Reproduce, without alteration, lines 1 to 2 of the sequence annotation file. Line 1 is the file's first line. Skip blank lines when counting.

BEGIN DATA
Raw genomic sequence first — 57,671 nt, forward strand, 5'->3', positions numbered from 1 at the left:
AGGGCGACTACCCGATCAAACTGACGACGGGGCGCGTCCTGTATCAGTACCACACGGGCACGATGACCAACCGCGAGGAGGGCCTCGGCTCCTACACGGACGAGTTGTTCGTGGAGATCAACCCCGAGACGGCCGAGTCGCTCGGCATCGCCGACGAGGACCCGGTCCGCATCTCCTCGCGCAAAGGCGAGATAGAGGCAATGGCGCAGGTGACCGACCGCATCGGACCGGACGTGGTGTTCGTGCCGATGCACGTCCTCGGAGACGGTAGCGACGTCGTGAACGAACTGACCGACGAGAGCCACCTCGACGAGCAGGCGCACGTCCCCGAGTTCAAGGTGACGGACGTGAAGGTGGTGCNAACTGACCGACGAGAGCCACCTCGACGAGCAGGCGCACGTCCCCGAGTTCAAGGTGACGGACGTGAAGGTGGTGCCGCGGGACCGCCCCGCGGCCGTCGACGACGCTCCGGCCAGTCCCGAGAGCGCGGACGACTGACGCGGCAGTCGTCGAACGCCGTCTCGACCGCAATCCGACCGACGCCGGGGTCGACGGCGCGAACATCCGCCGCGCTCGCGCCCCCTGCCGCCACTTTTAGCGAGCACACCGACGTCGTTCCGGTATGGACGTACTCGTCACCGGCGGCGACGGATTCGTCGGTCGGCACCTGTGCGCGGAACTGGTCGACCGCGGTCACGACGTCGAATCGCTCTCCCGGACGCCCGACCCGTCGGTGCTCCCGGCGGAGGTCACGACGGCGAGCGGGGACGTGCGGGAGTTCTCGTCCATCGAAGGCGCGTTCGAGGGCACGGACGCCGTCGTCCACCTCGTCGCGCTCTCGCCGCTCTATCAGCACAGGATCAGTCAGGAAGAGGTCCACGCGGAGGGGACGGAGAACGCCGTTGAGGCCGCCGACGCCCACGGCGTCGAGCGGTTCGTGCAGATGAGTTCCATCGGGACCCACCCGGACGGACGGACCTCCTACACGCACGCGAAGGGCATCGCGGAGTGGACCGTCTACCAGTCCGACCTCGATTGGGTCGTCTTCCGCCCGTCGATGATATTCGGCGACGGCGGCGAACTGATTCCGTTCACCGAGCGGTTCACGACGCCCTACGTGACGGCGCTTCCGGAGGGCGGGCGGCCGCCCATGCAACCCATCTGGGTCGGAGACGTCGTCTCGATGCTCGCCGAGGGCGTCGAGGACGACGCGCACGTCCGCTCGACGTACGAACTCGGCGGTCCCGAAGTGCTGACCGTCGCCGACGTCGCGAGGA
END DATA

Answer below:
Raw genomic sequence first — 57,671 nt, forward strand, 5'->3', positions numbered from 1 at the left:
AGGGCGACTACCCGATCAAACTGACGACGGGGCGCGTCCTGTATCAGTACCACACGGGCACGATGACCAACCGCGAGGAGGGCCTCGGCTCCTACACGGACGAGTTGTTCGTGGAGATCAACCCCGAGACGGCCGAGTCGCTCGGCATCGCCGACGAGGACCCGGTCCGCATCTCCTCGCGCAAAGGCGAGATAGAGGCAATGGCGCAGGTGACCGACCGCATCGGACCGGACGTGGTGTTCGTGCCGATGCACGTCCTCGGAGACGGTAGCGACGTCGTGAACGAACTGACCGACGAGAGCCACCTCGACGAGCAGGCGCACGTCCCCGAGTTCAAGGTGACGGACGTGAAGGTGGTGCNAACTGACCGACGAGAGCCACCTCGACGAGCAGGCGCACGTCCCCGAGTTCAAGGTGACGGACGTGAAGGTGGTGCCGCGGGACCGCCCCGCGGCCGTCGACGACGCTCCGGCCAGTCCCGAGAGCGCGGACGACTGACGCGGCAGTCGTCGAACGCCGTCTCGACCGCAATCCGACCGACGCCGGGGTCGACGGCGCGAACATCCGCCGCGCTCGCGCCCCCTGCCGCCACTTTTAGCGAGCACACCGACGTCGTTCCGGTATGGACGTACTCGTCACCGGCGGCGACGGATTCGTCGGTCGGCACCTGTGCGCGGAACTGGTCGACCGCGGTCACGACGTCGAATCGCTCTCCCGGACGCCCGACCCGTCGGTGCTCCCGGCGGAGGTCACGACGGCGAGCGGGGACGTGCGGGAGTTCTCGTCCATCGAAGGCGCGTTCGAGGGCACGGACGCCGTCGTCCACCTCGTCGCGCTCTCGCCGCTCTATCAGCACAGGATCAGTCAGGAAGAGGTCCACGCGGAGGGGACGGAGAACGCCGTTGAGGCCGCCGACGCCCACGGCGTCGAGCGGTTCGTGCAGATGAGTTCCATCGGGACCCACCCGGACGGACGGACCTCCTACACGCACGCGAAGGGCATCGCGGAGTGGACCGTCTACCAGTCCGACCTCGATTGGGTCGTCTTCCGCCCGTCGATGATATTCGGCGACGGCGGCGAACTGATTCCGTTCACCGAGCGGTTCACGACGCCCTACGTGACGGCGCTTCCGGAGGGCGGGCGGCCGCCCATGCAACCCATCTGGGTCGGAGACGTCGTCTCGATGCTCGCCGAGGGCGTCGAGGACGACGCGCACGTCCGCTCGACGTACGAACTCGGCGGTCCCGAAGTGCTGACCGTCGCCGACGTCGCGAGGA